That means that the implementation plans (business and technology) and rollback plans are developed by the appropriate project team workstream lead but is not developed by BCM. There are already people within a PMO office responsible for those activities.

On another note, the Crisis Management Team (CMT) may not even ben involved during project implementations, even when there’s an issue with implementation and roll back occurs.  If it doesn’t impact operations then it’s the project’s Command Team that takes control, though some of those individuals on the CMT may be part of the project team based on their daily roles and responsibilities.

Implementation communications are usually managed by the Business Operations team whose job it is to manage communications with clients and customers (the name of the department may change from company to company).  Still, they aren’t done or managed by BCM, they are done by the Project Team.

The PM is responsible to make sure that all of these activities are completed properly and to the standards required by the organization’s PMO and documents the handoff to the business owner, which would include ensuring that BCM/BCP/DR has been involved and are ready to accept the new process (if they haven’t been already).

I found it odd that not one responded to the question in the article mentioned Project Management, which is a discipline on its own with various skill sets. Good PMOs and good PM’s will bring in the BCM group when it’s acceptable to do so to ensure that the moment the new process (and related technical functionality) goes live, it’s in a good position to respond to a disaster situation. This might even include a dry ‘test’ or ‘DR simulation’ prior to going live or very shortly after going live. I’ve been in organizations that say a full DR of a new function/technical configuration, must be tested within 60 days of going live – or sooner.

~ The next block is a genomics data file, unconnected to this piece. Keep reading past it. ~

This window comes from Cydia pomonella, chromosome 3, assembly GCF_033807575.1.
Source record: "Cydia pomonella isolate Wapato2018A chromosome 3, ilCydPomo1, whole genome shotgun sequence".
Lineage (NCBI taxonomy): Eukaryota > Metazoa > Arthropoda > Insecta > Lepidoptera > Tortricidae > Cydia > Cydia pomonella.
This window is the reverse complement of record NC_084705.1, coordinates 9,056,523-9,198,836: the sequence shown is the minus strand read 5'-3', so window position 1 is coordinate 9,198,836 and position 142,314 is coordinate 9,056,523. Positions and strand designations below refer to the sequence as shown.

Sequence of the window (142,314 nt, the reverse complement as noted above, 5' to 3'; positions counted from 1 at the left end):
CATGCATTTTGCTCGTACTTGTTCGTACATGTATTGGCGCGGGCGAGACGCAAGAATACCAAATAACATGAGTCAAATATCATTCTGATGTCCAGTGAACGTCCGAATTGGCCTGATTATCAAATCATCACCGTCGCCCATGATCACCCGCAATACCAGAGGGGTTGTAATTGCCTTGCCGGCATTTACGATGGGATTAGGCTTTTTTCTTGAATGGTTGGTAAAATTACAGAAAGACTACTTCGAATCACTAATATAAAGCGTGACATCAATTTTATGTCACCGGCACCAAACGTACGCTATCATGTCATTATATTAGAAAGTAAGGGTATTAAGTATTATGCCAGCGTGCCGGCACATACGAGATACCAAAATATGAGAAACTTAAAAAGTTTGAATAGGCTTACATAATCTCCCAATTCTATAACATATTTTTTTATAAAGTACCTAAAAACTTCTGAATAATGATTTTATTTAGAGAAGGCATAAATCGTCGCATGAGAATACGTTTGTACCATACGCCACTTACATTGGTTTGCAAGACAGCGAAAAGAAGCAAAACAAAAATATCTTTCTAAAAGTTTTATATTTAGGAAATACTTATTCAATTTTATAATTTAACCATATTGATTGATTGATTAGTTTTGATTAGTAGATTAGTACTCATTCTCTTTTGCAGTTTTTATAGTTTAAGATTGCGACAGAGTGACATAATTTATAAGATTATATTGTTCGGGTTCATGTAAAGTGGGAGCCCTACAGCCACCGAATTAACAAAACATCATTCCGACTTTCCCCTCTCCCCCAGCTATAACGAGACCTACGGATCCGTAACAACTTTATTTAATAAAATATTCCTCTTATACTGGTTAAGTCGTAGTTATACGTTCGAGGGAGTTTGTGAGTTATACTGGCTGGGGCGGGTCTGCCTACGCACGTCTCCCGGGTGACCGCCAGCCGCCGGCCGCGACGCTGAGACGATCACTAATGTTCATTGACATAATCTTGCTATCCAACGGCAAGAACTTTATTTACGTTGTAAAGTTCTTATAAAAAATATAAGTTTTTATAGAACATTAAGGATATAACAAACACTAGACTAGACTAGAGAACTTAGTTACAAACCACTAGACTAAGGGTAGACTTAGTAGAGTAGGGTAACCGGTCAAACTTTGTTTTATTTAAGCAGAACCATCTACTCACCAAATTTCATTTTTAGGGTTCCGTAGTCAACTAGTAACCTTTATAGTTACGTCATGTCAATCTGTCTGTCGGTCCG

The BCM role isn’t the same as a Project Manager’s role, but the BCM professional must understand Project Management to ensure a smooth transition from idea to implementation to a ‘live’ state.

© StoneRoad 2020

A.Alex Fullick has over 21 years’ experience working in Business Continuity and is the author of numerous books, including “Watch Your Step”, “BIA: Building the Foundation for a Strong Business Continuity Program.”and Testing Disaster Recovery and Business Continuity Plans

BCM: Track Your Incidents for Program Maintenance!

When we think of crises or disasters, we seem to immediately go to the big ticket situations; fires, hurricane’s, floods and pandemics. We tend not to think of the smaller mundane crises Continue reading

BCM / DR Programs: Why Do We Think A Program Will Maintain Itself?

Hello,

Happy New Year to one and all!  2020 is shaping up to be quite the year for me and I hope it is for you too.